Here are five steps to reinvent your personal brand.
Define your destination: Decide where you want to invest your energy. Then you'll need to elevate the skills that may be necessary to get you there.
Leverage your unique selling proposition: People will remember what sets you apart from the crowd. Identify your distinguishing traits and focus on how they can help you excel.
Reframe your narrative: Think about how you can spin your previous experience into your new endeavor. Your narrative should be consistent with your past—which may come down to your personality traits. For example, suppose you're jumping into a completely new role. In that case, your narrative might focus on a transferable feature (like your work ethic).
Reintroduce yourself: After you've embraced your new brand, you'll need to introduce yourself to your existing colleagues or network. It may be tempting to skip this step, but re-educating your acquaintances and friends about your new journey will help you succeed.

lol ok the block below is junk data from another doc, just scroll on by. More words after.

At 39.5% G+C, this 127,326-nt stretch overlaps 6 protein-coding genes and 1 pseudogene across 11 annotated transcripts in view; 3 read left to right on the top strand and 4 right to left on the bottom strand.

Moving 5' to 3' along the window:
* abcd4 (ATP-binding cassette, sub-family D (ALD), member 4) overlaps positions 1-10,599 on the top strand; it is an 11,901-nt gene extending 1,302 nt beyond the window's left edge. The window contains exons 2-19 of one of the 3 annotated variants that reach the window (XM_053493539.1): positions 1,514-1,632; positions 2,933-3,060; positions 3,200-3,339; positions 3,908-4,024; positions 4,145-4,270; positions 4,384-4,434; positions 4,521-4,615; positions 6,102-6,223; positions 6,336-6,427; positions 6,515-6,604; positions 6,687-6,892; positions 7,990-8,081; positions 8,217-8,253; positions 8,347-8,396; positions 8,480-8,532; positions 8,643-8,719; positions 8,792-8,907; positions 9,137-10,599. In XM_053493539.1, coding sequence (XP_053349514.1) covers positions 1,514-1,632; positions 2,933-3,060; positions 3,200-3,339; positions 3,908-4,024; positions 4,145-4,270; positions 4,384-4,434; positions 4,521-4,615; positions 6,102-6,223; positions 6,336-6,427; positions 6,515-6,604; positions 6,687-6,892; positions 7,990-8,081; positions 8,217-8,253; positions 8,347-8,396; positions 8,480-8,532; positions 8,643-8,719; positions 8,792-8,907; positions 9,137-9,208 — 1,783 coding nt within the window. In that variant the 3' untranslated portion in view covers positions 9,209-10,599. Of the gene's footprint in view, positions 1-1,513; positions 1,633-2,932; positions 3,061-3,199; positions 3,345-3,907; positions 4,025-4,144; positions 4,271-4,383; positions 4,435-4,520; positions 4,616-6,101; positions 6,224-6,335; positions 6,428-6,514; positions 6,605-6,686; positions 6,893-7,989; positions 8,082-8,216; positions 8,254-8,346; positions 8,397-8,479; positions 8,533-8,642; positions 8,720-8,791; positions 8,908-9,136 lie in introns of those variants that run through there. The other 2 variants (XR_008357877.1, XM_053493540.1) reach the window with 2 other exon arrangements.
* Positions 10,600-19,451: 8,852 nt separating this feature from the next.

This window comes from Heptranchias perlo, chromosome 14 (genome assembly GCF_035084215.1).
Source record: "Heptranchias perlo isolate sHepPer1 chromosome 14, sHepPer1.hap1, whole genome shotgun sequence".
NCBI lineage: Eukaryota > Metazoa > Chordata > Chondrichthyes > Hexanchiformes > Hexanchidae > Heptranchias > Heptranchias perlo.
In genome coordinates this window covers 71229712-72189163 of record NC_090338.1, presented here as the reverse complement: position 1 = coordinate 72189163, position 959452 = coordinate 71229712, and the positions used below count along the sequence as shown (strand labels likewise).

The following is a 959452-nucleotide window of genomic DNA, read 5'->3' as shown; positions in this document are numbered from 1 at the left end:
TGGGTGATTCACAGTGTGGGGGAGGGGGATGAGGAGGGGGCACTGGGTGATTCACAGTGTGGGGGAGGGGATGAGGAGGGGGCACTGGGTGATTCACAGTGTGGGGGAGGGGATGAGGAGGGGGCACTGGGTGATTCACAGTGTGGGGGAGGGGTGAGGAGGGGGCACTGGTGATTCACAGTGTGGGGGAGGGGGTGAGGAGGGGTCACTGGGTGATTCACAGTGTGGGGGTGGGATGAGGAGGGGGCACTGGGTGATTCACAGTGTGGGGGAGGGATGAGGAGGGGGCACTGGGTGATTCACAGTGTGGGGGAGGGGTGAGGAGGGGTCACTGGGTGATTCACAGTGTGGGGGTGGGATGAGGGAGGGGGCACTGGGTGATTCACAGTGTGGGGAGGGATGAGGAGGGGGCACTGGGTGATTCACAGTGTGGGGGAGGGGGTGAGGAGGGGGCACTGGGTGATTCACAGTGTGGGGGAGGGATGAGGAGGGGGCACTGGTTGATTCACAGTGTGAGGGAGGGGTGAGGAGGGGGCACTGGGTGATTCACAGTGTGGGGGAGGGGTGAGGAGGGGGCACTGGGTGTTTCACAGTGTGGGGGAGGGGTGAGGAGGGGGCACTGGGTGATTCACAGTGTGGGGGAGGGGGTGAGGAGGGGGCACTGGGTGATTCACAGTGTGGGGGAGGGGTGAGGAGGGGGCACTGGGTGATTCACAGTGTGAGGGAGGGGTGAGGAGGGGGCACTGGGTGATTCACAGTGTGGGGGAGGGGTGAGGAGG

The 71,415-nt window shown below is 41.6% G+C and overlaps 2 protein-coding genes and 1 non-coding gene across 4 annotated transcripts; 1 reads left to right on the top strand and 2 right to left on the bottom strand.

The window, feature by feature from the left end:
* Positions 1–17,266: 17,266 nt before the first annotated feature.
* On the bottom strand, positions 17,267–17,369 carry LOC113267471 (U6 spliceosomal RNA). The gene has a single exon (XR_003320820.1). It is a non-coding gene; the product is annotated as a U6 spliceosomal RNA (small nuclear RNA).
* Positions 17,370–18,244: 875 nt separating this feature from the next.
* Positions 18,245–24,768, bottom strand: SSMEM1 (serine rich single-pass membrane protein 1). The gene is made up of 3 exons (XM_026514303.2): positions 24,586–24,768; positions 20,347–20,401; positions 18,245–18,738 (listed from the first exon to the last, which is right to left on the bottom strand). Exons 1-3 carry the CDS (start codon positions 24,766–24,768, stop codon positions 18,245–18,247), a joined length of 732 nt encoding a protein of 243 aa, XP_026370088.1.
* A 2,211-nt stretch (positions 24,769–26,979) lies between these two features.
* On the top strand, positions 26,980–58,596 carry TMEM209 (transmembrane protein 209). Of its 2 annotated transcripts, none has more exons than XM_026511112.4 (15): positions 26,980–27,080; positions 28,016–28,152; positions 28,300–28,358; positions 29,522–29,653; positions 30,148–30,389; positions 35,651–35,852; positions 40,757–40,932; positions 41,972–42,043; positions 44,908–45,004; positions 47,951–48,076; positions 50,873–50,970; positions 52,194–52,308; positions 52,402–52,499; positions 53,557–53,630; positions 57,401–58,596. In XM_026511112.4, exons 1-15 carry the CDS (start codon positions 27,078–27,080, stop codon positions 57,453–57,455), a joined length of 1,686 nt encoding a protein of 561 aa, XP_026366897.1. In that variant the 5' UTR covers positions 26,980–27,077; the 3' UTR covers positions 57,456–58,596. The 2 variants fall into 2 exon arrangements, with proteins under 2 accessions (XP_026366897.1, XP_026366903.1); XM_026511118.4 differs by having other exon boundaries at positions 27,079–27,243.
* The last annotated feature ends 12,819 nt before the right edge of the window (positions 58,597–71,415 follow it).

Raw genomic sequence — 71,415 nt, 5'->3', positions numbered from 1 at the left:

Show your value: After you've demonstrated your ability, find ways to show your value. This might look like public speaking, starting a blog, sharing content on social media, or publishing an article in a trade publication.
Regardless of where you're at in your career, evaluate your dreams, assess your goals, and think about how your personal brand can propel you forward.
Explore A Range of Options
When you decide to reinvent yourself, anything can happen—including the unthinkable. The unlimited possibilities may feel overwhelming, but they can feel less intimidating when you explicitly consider the most unimaginable of outcomes.
In many cases, you've already overcome a similar obstacle—or at the very least, something challenging. Reflect on when you took a stand for something you believed in—or when you regret that you didn't. Consider the people you've identified as "your heroes" and think about what they stood for. Are there common themes between those and your identity? How do these commonalities make you feel?